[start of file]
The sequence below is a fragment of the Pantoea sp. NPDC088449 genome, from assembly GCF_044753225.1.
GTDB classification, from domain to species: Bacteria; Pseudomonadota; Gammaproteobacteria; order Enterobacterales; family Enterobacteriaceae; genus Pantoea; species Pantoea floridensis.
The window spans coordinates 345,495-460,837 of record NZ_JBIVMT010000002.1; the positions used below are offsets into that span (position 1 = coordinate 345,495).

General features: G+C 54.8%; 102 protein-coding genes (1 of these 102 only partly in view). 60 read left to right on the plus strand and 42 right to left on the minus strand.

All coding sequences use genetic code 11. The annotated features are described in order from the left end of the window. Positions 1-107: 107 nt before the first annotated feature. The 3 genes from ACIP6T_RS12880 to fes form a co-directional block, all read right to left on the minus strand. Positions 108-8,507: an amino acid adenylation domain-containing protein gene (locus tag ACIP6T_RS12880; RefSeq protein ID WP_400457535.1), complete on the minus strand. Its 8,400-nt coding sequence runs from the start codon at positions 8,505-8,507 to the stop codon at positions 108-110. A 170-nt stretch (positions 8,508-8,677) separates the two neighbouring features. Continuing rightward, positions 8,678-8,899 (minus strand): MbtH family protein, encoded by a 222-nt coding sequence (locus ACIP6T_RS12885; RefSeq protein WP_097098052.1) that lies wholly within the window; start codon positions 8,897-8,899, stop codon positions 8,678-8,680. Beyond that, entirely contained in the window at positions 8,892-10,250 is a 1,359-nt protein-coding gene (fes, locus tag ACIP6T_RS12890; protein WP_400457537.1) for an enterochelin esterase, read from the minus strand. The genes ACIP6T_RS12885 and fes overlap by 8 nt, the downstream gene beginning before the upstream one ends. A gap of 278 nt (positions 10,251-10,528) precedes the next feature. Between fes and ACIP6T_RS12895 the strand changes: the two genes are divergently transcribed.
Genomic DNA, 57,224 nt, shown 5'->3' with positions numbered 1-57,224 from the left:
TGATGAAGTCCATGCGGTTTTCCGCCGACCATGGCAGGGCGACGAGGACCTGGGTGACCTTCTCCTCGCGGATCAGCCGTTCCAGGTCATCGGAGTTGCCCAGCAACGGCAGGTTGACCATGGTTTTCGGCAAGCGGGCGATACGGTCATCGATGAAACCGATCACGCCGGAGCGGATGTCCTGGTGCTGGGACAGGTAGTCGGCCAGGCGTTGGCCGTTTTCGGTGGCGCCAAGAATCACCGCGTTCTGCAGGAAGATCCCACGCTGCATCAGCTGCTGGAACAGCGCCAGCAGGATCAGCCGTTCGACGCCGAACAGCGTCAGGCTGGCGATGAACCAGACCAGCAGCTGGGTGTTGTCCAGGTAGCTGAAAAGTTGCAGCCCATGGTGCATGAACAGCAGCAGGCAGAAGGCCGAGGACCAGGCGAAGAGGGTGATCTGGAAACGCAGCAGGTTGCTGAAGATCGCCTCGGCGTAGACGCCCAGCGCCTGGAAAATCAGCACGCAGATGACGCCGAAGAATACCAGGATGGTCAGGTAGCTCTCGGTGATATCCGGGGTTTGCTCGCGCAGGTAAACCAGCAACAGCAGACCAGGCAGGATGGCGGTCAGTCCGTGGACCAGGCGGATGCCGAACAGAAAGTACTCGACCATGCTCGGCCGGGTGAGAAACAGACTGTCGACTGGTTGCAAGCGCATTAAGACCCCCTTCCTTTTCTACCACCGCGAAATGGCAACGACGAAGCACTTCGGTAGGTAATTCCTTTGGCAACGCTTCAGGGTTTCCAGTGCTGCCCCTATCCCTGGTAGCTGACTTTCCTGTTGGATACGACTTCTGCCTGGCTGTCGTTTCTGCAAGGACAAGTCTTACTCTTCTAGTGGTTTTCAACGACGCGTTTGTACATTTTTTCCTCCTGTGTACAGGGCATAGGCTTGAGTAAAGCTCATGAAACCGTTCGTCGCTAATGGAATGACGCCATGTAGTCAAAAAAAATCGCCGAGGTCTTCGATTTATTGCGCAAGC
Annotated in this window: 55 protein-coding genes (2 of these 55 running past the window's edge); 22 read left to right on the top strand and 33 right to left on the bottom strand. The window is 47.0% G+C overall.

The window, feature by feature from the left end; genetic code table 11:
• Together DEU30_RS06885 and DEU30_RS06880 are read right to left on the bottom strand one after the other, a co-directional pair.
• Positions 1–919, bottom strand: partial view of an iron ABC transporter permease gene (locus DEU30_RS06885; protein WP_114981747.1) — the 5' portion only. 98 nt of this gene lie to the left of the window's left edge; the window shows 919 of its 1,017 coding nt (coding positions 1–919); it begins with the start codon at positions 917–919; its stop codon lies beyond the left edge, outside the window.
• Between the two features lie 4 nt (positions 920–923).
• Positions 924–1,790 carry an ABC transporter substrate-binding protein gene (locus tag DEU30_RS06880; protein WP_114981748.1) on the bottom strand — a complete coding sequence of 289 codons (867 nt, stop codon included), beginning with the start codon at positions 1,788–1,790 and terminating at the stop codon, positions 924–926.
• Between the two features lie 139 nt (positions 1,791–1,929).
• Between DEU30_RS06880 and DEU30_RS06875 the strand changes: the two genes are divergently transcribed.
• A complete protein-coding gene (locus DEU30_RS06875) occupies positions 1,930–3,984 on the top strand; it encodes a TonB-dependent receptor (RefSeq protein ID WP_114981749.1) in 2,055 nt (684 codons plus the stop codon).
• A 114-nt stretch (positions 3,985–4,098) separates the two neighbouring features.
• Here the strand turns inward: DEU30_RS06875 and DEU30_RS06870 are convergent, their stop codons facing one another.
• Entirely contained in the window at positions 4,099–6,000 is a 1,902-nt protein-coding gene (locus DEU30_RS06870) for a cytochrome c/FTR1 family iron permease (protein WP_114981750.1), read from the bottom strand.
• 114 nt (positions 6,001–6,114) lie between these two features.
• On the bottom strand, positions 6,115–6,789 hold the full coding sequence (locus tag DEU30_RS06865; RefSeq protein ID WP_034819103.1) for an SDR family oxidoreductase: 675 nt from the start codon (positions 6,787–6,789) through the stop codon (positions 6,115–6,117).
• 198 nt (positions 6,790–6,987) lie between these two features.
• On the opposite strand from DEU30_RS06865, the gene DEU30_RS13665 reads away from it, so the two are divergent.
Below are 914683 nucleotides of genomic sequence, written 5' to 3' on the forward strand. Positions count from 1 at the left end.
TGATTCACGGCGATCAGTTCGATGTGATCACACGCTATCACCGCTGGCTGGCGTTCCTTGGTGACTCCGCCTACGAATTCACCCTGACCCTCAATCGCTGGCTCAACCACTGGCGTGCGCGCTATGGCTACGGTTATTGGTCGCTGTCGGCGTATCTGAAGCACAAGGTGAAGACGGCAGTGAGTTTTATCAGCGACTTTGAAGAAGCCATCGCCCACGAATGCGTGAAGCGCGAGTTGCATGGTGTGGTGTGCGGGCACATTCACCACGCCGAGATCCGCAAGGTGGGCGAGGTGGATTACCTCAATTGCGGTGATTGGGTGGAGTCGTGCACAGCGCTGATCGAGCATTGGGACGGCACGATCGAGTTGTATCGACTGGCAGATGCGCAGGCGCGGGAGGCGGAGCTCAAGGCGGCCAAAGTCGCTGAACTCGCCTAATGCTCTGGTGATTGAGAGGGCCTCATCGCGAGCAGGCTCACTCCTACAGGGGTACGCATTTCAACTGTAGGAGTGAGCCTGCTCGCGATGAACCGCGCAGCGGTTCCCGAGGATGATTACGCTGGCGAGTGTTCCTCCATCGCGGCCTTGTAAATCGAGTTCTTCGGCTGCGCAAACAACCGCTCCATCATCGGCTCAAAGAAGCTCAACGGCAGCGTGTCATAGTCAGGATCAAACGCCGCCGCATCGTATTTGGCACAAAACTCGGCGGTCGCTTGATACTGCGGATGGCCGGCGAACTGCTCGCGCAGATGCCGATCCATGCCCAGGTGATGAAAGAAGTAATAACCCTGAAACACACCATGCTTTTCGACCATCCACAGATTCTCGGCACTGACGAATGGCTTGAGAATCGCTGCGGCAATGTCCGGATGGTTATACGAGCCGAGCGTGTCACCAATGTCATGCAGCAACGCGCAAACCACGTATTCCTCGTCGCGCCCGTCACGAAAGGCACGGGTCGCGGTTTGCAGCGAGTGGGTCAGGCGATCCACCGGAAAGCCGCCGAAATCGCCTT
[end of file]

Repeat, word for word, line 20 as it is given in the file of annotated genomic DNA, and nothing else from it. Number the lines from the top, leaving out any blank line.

• 114 nt (positions 6,001–6,114) lie between these two features.